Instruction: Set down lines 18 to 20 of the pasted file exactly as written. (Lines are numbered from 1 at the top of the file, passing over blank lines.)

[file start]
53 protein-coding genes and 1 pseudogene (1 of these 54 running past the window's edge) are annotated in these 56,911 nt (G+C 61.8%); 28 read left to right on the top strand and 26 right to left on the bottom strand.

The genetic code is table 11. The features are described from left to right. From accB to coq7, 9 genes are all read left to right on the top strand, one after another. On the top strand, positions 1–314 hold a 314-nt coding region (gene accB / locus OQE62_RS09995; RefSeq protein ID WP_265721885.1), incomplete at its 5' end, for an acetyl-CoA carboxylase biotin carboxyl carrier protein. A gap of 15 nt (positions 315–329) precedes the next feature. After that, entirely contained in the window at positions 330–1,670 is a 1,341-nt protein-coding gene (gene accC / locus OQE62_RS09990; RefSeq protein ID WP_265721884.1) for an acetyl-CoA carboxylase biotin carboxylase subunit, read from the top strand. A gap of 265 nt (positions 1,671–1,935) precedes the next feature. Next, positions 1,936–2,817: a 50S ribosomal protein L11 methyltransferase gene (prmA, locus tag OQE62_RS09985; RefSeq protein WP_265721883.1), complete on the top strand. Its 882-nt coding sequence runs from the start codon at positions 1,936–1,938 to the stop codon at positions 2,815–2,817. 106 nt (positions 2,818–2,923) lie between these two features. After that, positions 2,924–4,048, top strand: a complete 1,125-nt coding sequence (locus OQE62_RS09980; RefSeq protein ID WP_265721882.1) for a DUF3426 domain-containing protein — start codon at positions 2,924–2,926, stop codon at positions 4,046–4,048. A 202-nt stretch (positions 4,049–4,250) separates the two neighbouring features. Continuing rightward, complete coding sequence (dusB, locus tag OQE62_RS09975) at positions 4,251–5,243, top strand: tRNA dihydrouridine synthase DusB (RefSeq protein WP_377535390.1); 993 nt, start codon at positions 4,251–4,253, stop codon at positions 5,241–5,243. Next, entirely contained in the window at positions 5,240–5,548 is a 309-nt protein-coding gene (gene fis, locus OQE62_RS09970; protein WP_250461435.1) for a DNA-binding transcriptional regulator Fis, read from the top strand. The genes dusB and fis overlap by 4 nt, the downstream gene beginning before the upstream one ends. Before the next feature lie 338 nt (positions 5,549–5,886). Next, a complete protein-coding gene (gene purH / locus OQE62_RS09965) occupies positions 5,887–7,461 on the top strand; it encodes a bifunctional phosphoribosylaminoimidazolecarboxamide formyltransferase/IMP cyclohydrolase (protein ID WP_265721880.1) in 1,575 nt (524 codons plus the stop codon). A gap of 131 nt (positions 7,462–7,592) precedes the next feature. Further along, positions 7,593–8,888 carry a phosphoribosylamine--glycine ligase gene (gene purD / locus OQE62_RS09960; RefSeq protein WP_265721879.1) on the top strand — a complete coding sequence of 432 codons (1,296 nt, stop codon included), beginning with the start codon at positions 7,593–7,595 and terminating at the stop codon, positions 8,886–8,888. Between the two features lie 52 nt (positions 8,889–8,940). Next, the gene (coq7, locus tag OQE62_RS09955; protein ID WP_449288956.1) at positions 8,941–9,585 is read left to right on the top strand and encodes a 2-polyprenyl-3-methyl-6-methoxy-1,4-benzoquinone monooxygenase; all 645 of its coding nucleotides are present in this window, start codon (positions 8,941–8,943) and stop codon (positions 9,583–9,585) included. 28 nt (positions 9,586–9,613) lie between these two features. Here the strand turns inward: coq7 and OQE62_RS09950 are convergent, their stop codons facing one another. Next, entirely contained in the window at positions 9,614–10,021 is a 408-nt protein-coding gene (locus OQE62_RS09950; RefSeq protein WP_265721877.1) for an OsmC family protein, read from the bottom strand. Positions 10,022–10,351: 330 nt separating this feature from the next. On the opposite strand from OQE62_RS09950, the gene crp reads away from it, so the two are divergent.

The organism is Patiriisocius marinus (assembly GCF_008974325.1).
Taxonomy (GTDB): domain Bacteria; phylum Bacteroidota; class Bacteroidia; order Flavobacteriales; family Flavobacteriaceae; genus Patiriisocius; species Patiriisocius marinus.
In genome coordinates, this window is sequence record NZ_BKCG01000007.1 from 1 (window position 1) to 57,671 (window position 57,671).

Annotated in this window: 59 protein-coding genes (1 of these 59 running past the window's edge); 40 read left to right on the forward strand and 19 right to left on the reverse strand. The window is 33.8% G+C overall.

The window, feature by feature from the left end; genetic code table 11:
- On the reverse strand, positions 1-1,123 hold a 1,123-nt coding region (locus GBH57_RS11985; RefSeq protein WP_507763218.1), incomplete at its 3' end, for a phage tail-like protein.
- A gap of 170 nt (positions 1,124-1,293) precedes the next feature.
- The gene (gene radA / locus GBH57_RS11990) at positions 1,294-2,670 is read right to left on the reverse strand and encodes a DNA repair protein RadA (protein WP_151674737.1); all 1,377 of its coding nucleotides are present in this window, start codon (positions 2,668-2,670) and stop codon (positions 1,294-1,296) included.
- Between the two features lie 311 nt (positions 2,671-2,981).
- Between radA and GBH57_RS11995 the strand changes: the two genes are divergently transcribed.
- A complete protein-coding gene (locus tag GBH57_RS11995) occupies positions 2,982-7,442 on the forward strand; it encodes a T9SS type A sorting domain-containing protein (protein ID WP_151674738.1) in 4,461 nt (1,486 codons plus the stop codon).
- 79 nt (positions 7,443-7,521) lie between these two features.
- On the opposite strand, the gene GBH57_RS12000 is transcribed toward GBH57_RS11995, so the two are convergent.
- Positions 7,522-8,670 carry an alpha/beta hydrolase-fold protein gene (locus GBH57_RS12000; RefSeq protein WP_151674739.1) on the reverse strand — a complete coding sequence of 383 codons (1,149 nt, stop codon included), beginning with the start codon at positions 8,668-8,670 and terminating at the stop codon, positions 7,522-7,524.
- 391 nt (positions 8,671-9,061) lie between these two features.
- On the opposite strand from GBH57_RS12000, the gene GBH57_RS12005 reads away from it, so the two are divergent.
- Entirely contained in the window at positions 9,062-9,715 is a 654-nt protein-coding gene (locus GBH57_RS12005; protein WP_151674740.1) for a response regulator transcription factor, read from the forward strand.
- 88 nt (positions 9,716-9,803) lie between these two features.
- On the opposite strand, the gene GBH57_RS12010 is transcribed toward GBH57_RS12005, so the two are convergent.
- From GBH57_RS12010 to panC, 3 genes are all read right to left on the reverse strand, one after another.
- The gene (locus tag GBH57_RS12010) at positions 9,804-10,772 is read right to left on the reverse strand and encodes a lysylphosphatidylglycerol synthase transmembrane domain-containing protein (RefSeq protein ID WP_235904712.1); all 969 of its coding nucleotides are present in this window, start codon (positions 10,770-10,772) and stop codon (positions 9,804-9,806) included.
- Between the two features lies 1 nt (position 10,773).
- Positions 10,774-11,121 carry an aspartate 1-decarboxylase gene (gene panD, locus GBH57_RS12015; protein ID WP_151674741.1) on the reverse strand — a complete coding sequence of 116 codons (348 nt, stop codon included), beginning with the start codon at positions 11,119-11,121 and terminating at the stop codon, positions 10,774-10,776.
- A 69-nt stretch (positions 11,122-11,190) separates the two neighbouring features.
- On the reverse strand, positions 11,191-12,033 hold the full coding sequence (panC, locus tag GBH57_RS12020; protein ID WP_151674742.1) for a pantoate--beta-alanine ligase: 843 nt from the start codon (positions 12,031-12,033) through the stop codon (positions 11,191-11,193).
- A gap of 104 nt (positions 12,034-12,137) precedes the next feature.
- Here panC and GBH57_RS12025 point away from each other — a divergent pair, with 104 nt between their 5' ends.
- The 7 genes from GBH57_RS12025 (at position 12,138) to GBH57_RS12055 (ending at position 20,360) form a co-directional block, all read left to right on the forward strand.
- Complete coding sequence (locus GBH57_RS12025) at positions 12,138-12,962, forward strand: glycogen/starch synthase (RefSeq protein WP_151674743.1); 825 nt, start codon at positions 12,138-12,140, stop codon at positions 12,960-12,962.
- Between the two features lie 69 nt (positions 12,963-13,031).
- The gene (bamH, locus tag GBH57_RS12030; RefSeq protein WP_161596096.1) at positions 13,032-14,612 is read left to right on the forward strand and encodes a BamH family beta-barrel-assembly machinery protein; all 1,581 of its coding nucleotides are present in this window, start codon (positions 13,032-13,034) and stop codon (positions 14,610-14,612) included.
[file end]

- On the opposite strand from GBH57_RS12000, the gene GBH57_RS12005 reads away from it, so the two are divergent.
- Entirely contained in the window at positions 9,062-9,715 is a 654-nt protein-coding gene (locus GBH57_RS12005; protein WP_151674740.1) for a response regulator transcription factor, read from the forward strand.
- 88 nt (positions 9,716-9,803) lie between these two features.